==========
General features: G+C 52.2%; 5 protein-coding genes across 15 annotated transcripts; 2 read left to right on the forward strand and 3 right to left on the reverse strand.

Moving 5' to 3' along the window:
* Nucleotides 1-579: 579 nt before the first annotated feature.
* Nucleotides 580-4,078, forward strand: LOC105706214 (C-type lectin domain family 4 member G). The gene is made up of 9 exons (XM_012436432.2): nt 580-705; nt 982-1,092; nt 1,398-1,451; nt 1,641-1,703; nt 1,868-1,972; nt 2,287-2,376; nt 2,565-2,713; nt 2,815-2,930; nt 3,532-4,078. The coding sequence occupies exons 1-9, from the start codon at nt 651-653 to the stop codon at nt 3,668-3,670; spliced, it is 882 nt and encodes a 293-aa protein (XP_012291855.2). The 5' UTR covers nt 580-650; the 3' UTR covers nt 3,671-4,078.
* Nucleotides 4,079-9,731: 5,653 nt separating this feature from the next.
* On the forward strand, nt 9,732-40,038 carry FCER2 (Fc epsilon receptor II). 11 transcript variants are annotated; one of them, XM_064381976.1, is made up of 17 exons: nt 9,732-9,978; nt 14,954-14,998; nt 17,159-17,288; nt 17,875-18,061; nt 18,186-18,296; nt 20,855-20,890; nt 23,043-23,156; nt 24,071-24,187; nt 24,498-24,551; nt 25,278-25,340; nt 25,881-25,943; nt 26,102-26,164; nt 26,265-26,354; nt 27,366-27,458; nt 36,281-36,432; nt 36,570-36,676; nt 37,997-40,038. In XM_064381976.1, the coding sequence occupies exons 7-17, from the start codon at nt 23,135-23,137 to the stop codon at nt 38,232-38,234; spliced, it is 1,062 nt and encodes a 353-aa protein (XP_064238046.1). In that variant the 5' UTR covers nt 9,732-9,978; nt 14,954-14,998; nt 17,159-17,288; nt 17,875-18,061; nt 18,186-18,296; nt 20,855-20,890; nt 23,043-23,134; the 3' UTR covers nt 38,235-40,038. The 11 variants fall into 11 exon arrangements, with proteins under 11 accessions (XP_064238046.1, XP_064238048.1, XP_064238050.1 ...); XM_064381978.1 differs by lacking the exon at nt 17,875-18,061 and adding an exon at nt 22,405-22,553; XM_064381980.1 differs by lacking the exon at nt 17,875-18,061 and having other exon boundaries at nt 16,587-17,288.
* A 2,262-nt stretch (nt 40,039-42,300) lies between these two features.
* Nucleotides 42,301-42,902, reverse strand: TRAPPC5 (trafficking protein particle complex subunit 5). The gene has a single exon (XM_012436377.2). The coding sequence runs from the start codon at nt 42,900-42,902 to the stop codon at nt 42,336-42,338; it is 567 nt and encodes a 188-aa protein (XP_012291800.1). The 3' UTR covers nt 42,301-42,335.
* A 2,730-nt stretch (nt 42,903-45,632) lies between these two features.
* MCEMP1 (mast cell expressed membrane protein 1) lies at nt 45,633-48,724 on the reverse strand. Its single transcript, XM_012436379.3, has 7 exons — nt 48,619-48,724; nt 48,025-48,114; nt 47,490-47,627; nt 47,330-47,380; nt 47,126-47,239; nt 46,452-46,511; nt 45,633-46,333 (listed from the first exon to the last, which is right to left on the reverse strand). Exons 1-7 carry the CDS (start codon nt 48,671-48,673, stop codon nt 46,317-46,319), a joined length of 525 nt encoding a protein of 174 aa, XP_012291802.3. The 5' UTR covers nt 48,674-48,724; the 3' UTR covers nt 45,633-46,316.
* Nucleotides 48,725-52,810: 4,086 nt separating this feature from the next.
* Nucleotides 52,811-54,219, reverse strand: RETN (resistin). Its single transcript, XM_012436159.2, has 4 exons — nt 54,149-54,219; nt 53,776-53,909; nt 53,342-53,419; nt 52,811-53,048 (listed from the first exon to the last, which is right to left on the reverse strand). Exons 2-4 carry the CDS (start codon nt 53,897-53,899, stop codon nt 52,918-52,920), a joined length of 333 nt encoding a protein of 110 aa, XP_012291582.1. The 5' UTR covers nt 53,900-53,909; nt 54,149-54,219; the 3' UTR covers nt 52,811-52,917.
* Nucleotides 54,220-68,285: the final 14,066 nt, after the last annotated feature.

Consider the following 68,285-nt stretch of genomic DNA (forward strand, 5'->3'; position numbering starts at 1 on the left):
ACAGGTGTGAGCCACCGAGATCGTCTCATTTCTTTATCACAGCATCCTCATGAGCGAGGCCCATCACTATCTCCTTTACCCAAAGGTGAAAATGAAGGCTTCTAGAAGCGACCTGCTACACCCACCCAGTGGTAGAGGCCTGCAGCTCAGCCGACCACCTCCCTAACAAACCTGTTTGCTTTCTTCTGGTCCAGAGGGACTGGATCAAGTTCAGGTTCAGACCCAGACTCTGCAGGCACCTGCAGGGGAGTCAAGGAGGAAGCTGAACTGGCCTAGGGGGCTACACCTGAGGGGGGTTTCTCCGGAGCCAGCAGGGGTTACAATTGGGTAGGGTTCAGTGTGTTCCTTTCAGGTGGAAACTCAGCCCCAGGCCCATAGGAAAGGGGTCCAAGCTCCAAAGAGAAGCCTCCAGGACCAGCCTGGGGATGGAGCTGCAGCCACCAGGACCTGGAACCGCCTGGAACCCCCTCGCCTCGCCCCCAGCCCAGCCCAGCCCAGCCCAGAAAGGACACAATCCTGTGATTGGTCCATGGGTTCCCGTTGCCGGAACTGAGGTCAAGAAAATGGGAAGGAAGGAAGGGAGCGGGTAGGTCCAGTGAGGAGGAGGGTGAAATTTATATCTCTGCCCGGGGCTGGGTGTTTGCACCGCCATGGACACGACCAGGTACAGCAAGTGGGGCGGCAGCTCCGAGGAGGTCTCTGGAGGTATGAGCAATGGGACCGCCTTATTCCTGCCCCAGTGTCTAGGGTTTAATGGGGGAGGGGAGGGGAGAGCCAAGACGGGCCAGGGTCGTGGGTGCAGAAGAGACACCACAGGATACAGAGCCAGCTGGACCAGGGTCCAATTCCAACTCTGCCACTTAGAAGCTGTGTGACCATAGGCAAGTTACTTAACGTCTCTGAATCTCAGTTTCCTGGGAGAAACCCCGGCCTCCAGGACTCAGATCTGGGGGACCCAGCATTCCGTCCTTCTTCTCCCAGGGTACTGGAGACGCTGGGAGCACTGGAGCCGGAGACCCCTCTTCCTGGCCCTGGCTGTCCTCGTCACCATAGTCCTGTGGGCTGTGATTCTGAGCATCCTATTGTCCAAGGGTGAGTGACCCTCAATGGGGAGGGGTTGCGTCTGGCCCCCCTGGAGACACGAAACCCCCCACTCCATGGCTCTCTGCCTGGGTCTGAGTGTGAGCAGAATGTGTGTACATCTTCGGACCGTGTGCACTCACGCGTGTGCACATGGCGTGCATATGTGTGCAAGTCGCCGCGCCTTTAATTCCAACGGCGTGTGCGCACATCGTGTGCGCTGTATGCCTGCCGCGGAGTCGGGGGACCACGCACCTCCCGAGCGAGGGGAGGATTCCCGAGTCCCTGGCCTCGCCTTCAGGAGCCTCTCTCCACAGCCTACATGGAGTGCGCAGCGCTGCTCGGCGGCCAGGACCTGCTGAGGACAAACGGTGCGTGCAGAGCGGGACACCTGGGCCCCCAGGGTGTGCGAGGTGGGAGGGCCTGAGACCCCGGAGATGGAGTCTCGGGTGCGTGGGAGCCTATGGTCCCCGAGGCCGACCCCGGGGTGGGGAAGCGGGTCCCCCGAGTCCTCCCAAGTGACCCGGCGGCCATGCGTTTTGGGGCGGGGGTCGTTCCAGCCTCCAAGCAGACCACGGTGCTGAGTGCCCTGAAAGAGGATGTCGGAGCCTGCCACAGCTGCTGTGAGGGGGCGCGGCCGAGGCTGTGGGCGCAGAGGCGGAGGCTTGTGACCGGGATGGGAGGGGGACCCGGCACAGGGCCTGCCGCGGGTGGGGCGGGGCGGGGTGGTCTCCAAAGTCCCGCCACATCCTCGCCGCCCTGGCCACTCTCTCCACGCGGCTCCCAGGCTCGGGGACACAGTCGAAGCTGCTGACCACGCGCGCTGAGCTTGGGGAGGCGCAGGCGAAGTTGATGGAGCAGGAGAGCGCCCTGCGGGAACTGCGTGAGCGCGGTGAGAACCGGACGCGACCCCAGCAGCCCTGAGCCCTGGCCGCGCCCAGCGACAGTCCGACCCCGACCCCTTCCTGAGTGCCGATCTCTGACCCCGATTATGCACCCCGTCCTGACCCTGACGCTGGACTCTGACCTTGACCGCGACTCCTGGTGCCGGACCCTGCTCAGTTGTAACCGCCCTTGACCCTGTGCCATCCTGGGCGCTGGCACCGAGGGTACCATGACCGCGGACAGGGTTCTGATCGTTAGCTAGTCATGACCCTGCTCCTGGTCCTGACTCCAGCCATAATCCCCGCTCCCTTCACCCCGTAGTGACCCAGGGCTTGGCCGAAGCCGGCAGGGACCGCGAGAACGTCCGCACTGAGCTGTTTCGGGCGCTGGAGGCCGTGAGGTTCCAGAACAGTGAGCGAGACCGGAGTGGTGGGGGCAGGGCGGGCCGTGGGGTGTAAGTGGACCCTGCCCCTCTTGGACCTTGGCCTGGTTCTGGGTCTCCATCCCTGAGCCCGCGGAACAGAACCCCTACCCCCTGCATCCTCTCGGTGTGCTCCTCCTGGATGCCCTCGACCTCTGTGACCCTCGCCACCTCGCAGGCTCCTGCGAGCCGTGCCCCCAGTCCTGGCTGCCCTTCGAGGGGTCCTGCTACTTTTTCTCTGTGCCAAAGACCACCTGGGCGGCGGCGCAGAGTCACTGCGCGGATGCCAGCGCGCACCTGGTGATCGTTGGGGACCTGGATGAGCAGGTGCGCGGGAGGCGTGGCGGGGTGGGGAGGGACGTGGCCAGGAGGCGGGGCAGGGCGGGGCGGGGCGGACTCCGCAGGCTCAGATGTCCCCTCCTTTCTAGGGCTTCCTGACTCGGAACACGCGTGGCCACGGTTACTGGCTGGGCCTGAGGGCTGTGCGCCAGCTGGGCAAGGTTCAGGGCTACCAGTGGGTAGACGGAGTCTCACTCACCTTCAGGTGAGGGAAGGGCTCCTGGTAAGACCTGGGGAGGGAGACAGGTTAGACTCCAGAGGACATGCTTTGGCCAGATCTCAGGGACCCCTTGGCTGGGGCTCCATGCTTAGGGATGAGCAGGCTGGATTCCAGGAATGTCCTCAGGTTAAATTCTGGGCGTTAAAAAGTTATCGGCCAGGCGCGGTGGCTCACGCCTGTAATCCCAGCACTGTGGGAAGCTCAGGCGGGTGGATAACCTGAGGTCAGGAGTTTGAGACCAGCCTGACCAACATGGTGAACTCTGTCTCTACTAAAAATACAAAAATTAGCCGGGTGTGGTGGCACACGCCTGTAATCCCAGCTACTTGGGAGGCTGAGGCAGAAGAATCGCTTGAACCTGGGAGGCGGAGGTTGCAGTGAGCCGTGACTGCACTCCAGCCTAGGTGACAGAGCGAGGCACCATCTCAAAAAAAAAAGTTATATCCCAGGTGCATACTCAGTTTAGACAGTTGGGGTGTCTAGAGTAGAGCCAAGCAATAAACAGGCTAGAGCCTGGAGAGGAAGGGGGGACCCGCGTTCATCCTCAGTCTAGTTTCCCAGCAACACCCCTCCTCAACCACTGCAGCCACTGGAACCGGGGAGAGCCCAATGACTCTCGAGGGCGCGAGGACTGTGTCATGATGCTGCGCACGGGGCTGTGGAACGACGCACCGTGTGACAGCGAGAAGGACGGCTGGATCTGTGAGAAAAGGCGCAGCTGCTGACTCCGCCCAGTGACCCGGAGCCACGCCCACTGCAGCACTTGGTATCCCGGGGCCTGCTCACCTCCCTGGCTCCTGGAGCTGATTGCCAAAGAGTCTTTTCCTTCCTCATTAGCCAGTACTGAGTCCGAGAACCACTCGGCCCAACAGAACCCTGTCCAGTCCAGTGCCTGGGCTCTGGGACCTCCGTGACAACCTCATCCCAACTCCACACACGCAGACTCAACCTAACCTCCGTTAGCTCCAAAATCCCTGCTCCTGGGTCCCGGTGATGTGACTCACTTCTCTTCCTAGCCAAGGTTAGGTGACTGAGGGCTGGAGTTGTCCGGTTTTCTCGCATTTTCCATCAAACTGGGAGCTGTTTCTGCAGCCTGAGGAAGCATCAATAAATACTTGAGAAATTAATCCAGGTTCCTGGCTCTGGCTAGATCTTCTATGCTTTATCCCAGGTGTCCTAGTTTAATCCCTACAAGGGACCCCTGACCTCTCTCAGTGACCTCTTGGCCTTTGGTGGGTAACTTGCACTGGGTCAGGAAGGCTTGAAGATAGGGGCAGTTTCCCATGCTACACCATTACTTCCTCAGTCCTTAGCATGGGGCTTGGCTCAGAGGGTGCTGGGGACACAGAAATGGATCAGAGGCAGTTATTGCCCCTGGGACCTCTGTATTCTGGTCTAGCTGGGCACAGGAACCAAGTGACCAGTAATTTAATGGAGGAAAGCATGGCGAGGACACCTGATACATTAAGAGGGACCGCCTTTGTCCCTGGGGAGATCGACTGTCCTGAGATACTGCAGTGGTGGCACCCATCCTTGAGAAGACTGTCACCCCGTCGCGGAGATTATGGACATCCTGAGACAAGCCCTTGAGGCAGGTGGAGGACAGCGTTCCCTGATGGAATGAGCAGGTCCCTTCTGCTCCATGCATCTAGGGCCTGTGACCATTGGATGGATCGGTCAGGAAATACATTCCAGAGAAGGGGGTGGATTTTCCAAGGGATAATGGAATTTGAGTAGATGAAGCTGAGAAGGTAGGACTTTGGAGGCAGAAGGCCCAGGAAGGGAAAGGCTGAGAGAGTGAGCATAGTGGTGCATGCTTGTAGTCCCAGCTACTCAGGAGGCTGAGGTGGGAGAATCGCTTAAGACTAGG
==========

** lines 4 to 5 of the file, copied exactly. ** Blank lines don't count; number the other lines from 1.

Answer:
* Nucleotides 580-4,078, forward strand: LOC105706214 (C-type lectin domain family 4 member G). The gene is made up of 9 exons (XM_012436432.2): nt 580-705; nt 982-1,092; nt 1,398-1,451; nt 1,641-1,703; nt 1,868-1,972; nt 2,287-2,376; nt 2,565-2,713; nt 2,815-2,930; nt 3,532-4,078. The coding sequence occupies exons 1-9, from the start codon at nt 651-653 to the stop codon at nt 3,668-3,670; spliced, it is 882 nt and encodes a 293-aa protein (XP_012291855.2). The 5' UTR covers nt 580-650; the 3' UTR covers nt 3,671-4,078.
* Nucleotides 4,079-9,731: 5,653 nt separating this feature from the next.